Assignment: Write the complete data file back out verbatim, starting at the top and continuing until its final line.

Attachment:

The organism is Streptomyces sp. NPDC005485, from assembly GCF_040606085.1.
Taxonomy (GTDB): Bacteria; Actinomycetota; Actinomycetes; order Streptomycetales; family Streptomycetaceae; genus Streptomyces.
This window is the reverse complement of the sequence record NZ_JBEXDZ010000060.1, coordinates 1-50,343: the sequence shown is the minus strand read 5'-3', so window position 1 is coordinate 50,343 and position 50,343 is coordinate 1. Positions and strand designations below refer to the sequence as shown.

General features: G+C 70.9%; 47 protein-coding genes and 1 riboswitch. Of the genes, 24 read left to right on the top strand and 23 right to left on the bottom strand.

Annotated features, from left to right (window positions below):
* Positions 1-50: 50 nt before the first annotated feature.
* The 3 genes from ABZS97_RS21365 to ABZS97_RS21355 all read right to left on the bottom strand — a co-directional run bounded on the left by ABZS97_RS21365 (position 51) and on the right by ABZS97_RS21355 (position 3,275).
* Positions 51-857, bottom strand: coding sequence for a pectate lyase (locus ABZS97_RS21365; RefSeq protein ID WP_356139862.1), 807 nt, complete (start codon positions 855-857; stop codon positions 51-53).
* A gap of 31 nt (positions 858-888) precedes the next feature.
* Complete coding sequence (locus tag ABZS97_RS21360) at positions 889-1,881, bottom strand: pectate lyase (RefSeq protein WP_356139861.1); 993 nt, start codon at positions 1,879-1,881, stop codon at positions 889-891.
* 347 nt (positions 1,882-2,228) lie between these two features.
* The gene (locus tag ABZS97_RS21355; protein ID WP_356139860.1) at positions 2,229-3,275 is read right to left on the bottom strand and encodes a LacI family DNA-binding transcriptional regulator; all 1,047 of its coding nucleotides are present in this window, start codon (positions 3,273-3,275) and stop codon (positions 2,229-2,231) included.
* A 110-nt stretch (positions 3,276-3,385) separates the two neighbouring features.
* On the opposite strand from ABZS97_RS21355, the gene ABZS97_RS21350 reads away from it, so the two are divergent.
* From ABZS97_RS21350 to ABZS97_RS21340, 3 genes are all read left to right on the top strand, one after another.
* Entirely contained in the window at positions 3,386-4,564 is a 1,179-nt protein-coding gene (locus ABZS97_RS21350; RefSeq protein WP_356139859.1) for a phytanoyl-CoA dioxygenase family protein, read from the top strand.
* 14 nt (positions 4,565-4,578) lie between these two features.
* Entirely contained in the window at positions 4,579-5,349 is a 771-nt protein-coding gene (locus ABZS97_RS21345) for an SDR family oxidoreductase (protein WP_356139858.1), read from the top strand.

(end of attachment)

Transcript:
The organism is Streptomyces sp. NPDC005485, from assembly GCF_040606085.1.
Taxonomy (GTDB): Bacteria; Actinomycetota; Actinomycetes; order Streptomycetales; family Streptomycetaceae; genus Streptomyces.
This window is the reverse complement of the sequence record NZ_JBEXDZ010000060.1, coordinates 1-50,343: the sequence shown is the minus strand read 5'-3', so window position 1 is coordinate 50,343 and position 50,343 is coordinate 1. Positions and strand designations below refer to the sequence as shown.

General features: G+C 70.9%; 47 protein-coding genes and 1 riboswitch. Of the genes, 24 read left to right on the top strand and 23 right to left on the bottom strand.

Annotated features, from left to right (window positions below):
* Positions 1-50: 50 nt before the first annotated feature.
* The 3 genes from ABZS97_RS21365 to ABZS97_RS21355 all read right to left on the bottom strand — a co-directional run bounded on the left by ABZS97_RS21365 (position 51) and on the right by ABZS97_RS21355 (position 3,275).
* Positions 51-857, bottom strand: coding sequence for a pectate lyase (locus ABZS97_RS21365; RefSeq protein ID WP_356139862.1), 807 nt, complete (start codon positions 855-857; stop codon positions 51-53).
* A gap of 31 nt (positions 858-888) precedes the next feature.
* Complete coding sequence (locus tag ABZS97_RS21360) at positions 889-1,881, bottom strand: pectate lyase (RefSeq protein WP_356139861.1); 993 nt, start codon at positions 1,879-1,881, stop codon at positions 889-891.
* 347 nt (positions 1,882-2,228) lie between these two features.
* The gene (locus tag ABZS97_RS21355; protein ID WP_356139860.1) at positions 2,229-3,275 is read right to left on the bottom strand and encodes a LacI family DNA-binding transcriptional regulator; all 1,047 of its coding nucleotides are present in this window, start codon (positions 3,273-3,275) and stop codon (positions 2,229-2,231) included.
* A 110-nt stretch (positions 3,276-3,385) separates the two neighbouring features.
* On the opposite strand from ABZS97_RS21355, the gene ABZS97_RS21350 reads away from it, so the two are divergent.
* From ABZS97_RS21350 to ABZS97_RS21340, 3 genes are all read left to right on the top strand, one after another.
* Entirely contained in the window at positions 3,386-4,564 is a 1,179-nt protein-coding gene (locus ABZS97_RS21350; RefSeq protein WP_356139859.1) for a phytanoyl-CoA dioxygenase family protein, read from the top strand.
* 14 nt (positions 4,565-4,578) lie between these two features.
* Entirely contained in the window at positions 4,579-5,349 is a 771-nt protein-coding gene (locus ABZS97_RS21345) for an SDR family oxidoreductase (protein WP_356139858.1), read from the top strand.